That said, by far the biggest proportion of grinder gas is carbon dioxide, residual in the whole beans after roasting, and some water vapour. As soon as the bean is broken up during grinding at least 50% of the carbon dioxide gas will be released from the matrix, creating potential pressure hazards unless it is vented sufficiently rapidly. The remaining portion of carbon dioxide gas will remain in the ground coffee to be released gradually over a period of time.

Residual chaff that was left after most “flew off” the green beans during roasting is another material released during grinding, either from the actual outside surface or the “centerfold” of the whole bean. This supernumerary chaff is generally disposed of, but some sources suggest advantages are obtained by incorporation of this chaff into the ground coffee under the influence of mixing blades in a “normaliser.”

Utilisation of residual chaff in this way is claimed beneficial for dark roast coffees through absorbing and holding coffee oil that seeps onto the surface, and additionally for keeping ground coffee in a free-flowing condition to make subsequent handling much easier. Appropriate adjustment of the blade speed and disposition, they say, can offer some control over bulk density of the ground coffee product.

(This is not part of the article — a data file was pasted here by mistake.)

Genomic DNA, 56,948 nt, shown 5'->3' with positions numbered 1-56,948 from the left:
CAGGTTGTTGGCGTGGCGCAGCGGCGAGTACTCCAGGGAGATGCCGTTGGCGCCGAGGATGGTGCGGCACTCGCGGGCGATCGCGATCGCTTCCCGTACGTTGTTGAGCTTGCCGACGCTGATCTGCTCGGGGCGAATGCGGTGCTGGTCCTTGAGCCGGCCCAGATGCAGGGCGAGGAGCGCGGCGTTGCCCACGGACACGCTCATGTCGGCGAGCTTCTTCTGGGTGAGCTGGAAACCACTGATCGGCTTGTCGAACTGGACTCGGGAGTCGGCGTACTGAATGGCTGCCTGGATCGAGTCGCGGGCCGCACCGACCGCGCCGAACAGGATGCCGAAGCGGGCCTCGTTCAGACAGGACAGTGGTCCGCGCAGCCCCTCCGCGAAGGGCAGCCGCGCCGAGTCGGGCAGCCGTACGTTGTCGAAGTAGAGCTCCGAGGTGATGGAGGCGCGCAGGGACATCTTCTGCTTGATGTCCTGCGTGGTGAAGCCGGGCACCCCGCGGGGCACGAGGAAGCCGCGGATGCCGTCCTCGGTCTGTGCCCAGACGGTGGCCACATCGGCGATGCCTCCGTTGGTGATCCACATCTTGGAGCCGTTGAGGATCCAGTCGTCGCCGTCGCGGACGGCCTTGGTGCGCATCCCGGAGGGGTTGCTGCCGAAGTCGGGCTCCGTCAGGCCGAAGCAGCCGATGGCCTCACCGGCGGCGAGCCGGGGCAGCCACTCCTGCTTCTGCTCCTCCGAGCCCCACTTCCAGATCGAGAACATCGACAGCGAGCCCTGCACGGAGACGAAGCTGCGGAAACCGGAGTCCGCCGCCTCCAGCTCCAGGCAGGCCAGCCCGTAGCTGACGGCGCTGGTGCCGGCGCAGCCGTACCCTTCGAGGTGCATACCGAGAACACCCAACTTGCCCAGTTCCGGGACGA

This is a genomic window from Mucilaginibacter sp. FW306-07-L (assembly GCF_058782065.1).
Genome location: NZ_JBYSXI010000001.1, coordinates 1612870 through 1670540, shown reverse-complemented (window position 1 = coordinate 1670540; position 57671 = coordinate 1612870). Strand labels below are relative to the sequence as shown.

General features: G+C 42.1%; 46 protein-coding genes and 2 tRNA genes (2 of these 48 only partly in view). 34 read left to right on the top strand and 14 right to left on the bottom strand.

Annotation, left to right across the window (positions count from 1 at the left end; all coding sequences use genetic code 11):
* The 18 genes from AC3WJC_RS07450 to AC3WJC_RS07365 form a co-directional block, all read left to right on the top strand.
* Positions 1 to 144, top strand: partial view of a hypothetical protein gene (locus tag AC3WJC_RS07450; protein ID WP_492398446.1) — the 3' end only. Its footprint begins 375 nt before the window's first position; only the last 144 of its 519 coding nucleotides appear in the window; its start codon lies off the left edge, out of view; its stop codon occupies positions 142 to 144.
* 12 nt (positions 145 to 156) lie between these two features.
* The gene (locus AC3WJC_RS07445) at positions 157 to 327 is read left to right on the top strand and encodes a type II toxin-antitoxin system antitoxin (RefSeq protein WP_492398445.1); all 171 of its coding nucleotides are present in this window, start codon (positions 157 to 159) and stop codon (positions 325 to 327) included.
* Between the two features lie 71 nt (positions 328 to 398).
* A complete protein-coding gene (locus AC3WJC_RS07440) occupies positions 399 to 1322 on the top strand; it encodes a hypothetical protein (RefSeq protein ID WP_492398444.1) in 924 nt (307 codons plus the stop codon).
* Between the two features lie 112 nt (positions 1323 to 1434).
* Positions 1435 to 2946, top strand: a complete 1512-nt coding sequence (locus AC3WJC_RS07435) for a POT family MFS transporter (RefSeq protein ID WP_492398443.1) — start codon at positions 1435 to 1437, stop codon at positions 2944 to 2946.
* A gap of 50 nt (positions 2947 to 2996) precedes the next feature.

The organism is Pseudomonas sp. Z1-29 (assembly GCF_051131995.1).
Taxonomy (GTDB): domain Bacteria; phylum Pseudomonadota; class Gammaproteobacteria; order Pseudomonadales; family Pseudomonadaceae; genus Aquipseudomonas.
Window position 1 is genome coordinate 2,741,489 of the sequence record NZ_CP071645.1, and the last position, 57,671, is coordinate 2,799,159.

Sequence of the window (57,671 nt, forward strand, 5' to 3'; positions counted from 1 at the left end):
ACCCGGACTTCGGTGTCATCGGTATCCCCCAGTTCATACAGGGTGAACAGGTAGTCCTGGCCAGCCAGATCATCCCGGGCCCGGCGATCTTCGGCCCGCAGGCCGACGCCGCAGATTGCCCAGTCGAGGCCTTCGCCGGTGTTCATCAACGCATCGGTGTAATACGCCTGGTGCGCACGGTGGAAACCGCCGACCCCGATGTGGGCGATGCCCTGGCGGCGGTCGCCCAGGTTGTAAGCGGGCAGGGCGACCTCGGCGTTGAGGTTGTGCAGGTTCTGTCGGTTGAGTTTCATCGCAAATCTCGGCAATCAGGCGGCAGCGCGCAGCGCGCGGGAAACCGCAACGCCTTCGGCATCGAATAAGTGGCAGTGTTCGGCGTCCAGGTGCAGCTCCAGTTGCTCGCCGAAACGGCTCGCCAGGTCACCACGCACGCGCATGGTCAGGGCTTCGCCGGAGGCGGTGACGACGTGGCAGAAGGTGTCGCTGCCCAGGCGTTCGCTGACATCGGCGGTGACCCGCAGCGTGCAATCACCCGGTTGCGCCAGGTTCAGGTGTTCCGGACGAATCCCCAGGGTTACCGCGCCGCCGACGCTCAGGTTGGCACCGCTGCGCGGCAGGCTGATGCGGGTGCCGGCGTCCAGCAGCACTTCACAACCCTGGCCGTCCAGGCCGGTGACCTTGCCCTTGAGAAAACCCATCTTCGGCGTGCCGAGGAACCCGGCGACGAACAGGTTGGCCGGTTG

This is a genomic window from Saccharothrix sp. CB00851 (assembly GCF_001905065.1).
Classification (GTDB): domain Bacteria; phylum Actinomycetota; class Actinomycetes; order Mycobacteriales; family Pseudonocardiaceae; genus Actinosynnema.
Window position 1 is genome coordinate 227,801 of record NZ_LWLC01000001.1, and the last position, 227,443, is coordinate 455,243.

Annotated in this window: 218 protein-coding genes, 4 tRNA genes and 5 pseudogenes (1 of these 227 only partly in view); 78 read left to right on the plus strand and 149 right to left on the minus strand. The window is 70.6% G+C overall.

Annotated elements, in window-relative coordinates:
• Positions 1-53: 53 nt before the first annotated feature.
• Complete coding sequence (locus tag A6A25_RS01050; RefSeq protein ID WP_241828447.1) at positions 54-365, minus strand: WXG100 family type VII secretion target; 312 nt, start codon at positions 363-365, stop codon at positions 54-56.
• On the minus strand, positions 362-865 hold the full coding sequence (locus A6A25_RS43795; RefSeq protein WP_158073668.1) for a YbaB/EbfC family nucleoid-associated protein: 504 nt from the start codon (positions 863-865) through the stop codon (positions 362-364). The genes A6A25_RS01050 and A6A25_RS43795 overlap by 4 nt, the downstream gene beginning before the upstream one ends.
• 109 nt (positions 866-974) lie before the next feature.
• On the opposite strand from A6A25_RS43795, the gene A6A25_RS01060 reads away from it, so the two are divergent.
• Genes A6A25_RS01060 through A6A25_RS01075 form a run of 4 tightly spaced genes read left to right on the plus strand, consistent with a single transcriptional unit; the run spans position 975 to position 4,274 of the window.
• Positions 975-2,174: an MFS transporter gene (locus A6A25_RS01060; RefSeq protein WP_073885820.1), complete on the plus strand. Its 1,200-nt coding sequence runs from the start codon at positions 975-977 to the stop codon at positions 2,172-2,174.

There are two basic methods used to determine the bulk density of ground coffee, by “free fall” or “packed measurement.” In the “free fall” method, mass (weight) of coffee needed to fill the chosen container (under specified conditions and after any heap formed at the neck of the container is levelled) is calculated. For the “packed measurement” method, mass (weight) of coffee that just fills the same container after “jogging” (vibrating) the jar to allow settlement is determined.

Bulk density will clearly vary according to particle shape, size and size distribution that is governed before, during and after the grinding process by a whole range of sequential factors including green bean blend, degree of roasting and grinding, moisture level in the beans and treatment in a normaliser.

Variations in bulk density value can ultimately be traced back to condition of the whole roast beans used for grinding. Bulk density values decrease with severity of roasting and increase with fineness of the ground coffee. As a general rule of thumb, a roast and ground coffee product described and defined as “finely ground” is expected to possess a bulk density within the range of 0.40 – 0.45 g/ml determined with coffee in “free fall.”

Dr. Terry Mabbett has been covering the tea, coffee and cocoa industries for decades. He resides in England.

Dr. Terry Mabbett is a technical writer with a PhD degree in Tropical Agriculture. He has worked in crop production and processing throughout the tropics- India, South East Asia, West Africa and the Caribbean – and in his home country of the U.K. Dr. Mabbett has been writing professionally for over 20 years.

Tea & Coffee - September, 2007